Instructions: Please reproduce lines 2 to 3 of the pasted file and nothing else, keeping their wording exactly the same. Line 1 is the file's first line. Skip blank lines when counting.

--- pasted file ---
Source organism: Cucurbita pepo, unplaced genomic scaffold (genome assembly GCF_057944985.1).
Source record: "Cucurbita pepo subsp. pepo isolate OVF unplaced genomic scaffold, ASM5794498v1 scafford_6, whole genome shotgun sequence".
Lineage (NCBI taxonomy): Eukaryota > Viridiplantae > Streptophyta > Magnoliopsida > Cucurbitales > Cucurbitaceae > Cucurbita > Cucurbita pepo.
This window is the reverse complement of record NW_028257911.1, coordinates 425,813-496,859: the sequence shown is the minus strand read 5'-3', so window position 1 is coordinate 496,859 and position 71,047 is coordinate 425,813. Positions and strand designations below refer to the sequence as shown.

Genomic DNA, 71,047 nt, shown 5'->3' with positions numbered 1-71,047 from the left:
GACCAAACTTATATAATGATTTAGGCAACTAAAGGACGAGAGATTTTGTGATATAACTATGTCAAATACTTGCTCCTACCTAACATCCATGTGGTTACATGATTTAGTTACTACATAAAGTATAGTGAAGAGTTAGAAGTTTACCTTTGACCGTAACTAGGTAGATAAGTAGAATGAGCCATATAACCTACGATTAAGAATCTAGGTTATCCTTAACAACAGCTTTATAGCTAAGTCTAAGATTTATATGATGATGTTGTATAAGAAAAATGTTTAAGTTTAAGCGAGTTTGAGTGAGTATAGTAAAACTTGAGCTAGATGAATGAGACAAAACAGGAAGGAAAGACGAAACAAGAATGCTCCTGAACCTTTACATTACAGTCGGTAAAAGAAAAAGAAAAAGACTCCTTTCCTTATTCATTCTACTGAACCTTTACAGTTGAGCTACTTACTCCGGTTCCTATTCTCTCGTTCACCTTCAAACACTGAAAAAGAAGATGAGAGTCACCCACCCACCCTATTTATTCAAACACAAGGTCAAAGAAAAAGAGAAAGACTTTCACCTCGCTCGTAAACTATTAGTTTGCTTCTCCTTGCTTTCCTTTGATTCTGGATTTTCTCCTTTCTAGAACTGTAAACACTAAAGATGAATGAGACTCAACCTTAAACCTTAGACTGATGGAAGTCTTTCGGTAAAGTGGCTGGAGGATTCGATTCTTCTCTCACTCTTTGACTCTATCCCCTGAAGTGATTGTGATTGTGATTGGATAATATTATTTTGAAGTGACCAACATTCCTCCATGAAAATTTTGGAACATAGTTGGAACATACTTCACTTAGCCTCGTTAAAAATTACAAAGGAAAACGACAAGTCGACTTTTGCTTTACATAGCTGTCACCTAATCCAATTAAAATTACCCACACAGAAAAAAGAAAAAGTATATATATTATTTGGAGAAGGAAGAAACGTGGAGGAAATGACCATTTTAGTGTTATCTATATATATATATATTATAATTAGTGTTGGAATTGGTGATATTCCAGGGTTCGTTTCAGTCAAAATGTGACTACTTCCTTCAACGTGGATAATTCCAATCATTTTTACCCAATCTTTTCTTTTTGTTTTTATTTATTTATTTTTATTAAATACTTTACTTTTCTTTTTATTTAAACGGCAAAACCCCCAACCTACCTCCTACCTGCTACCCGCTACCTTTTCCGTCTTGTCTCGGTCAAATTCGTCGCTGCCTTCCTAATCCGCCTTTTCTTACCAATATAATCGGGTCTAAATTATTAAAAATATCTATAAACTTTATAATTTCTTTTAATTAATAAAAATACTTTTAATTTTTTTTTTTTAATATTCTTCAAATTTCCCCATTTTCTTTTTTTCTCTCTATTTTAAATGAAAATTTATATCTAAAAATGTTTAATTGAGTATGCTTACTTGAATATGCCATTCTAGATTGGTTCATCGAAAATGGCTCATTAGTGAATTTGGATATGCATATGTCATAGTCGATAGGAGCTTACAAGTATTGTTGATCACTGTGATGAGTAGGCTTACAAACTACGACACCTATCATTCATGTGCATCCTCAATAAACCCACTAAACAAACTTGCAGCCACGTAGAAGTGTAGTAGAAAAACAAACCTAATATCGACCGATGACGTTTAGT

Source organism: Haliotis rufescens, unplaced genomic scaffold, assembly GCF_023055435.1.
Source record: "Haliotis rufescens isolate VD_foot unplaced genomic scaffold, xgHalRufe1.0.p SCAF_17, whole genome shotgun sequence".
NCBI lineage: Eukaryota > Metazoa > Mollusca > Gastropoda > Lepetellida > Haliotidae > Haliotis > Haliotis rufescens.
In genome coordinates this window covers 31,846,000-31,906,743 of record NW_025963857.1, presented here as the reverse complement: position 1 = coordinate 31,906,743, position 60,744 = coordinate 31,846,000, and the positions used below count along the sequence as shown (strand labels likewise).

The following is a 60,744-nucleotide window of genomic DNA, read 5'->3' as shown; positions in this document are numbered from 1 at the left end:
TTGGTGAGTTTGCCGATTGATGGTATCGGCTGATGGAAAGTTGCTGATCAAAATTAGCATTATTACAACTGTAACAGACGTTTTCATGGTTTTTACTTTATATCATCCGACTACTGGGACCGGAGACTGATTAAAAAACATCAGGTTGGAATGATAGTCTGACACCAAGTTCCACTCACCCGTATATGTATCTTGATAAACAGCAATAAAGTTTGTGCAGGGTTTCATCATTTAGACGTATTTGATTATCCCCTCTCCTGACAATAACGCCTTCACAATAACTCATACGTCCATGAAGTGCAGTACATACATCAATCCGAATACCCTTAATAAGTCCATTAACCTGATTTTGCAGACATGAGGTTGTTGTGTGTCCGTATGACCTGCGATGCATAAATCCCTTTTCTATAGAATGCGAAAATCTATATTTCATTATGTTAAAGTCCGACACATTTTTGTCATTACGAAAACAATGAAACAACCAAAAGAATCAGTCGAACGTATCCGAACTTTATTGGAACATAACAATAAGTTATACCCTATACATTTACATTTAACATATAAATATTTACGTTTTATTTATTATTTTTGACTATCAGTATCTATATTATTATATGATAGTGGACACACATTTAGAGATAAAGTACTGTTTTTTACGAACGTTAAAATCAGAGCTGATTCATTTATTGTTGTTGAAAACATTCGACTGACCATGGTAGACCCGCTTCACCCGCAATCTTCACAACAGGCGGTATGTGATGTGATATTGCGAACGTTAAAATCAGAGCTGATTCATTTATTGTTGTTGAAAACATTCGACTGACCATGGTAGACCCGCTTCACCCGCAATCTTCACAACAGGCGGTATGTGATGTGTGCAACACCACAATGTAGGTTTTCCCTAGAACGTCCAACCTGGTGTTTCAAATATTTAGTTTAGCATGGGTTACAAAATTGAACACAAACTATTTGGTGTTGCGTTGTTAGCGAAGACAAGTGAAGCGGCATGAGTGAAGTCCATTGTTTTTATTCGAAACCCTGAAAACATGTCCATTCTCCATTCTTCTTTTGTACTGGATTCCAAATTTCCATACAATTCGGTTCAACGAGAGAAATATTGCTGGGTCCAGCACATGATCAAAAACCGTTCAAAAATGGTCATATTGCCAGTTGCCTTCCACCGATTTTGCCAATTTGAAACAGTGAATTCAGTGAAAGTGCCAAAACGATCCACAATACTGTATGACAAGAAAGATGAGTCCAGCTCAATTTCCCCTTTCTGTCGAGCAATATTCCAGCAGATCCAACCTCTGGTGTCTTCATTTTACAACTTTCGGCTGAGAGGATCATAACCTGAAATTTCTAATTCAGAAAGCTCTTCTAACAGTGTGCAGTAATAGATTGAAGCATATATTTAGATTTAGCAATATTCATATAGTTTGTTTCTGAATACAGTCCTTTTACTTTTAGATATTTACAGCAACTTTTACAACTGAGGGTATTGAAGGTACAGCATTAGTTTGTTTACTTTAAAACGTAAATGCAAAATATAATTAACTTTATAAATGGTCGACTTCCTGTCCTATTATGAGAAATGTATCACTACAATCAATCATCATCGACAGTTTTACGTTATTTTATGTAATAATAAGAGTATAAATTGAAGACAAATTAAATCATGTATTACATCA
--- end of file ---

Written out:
Source record: "Cucurbita pepo subsp. pepo isolate OVF unplaced genomic scaffold, ASM5794498v1 scafford_6, whole genome shotgun sequence".
Lineage (NCBI taxonomy): Eukaryota > Viridiplantae > Streptophyta > Magnoliopsida > Cucurbitales > Cucurbitaceae > Cucurbita > Cucurbita pepo.